Pediatric Surgeon Dr Raja with the newborn upon her discharge from the hospital.
Abu Dhabi: In a rare case, an Emirati baby girl was recently born in the capital with an extremely uncommon and potentially fatal ovarian complication, known to be only the third such case reported worldwide.
A surgery the day after she was born proved successful, however, and Al Anoud Esmail is now recovering well.
Al Anoud was delivered at Danat Al Emarat Hospital on December 18 weighing a healthy 3.29 kilograms.
But antenatal scans had already indicated that she had an abdominal swelling, and a complete assessment after she was born showed twisted ovaries that were bleeding due to large cysts present in both, said Dr Raja Cingapapu, paediatric surgeon at the hospital.
“Typically, a newborn ovary is about one-centimetre wide in size. But the large cysts in this case had caused each ovary to swell to about five centimetres, and the weight of the cysts had resulted in the ovaries becoming twisted,” Dr Cingapapu told Gulf News.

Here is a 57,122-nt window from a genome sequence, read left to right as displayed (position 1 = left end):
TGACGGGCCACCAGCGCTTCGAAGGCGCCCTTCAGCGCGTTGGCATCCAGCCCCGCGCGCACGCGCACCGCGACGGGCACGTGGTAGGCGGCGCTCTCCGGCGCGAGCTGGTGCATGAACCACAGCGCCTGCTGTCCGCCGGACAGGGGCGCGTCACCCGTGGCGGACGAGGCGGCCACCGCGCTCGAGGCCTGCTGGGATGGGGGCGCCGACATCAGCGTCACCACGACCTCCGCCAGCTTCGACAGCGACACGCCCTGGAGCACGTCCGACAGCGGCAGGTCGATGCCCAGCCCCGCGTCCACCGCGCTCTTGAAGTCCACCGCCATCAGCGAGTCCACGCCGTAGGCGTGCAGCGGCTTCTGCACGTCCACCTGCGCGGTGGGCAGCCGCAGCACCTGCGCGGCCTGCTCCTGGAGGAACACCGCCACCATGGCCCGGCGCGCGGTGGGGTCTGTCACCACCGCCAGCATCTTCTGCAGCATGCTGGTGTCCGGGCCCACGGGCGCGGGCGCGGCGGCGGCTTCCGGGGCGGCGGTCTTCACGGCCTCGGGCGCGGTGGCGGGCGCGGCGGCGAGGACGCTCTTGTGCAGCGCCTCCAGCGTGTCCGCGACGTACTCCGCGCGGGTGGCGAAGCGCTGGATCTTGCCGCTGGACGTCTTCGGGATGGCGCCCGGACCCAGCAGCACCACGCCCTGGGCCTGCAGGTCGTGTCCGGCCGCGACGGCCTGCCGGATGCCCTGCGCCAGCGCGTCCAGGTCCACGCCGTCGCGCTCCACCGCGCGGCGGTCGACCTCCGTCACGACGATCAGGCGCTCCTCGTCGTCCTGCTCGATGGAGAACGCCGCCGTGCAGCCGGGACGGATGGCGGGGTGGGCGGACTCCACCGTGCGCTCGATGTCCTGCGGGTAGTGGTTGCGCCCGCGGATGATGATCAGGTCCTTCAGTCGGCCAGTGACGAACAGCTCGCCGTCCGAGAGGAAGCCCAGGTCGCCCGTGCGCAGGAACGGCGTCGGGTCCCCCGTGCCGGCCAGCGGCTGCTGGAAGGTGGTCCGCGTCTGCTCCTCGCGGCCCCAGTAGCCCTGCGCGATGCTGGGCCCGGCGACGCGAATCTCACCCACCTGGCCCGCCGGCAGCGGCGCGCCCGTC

While twisted ovaries can occur in many babies, it is very rare to have both ovaries twisted, the doctor said.
Without treatment, Al Anoud was at risk of permanent infertility. And if her ovaries ruptured, it could also prove fatal.
Dr Cingapapu added that in the first such case reported worldwide in 1982, the abnormality had been detected late and the baby born in the United States did not survive.
Al Anoud was therefore prepped for surgery with blood transfusions, and a three-hour laparoscopic procedure on December 20 allowed a surgical team to remove the cysts from both her ovaries.
The ovaries were also untwisted, the bleeding stopped, and all accumulated blood drained.
The baby was then kept under observation in the neonatal intensive care unit for five days before she was discharged.
According to Dr Cingapapu, the real reasons behind such abnormalities are not fully known.
“It could have been caused by maternal hormones, which are transmitted through the placenta to the unborn baby," he said.
"Some foetuses may be hypersensitive to the circulating hormones, leading to swelling and twisting,” he added.
The mother was also diabetic, making the pregnancy slightly complicated.
Esmail, Al Anoud’s father, confirmed that she is now doing well.
“I was worried when told about my daughter’s condition, but did not hesitate to proceed with the treatment plan proposed by her doctors. And I am grateful that it saved her life,” he said.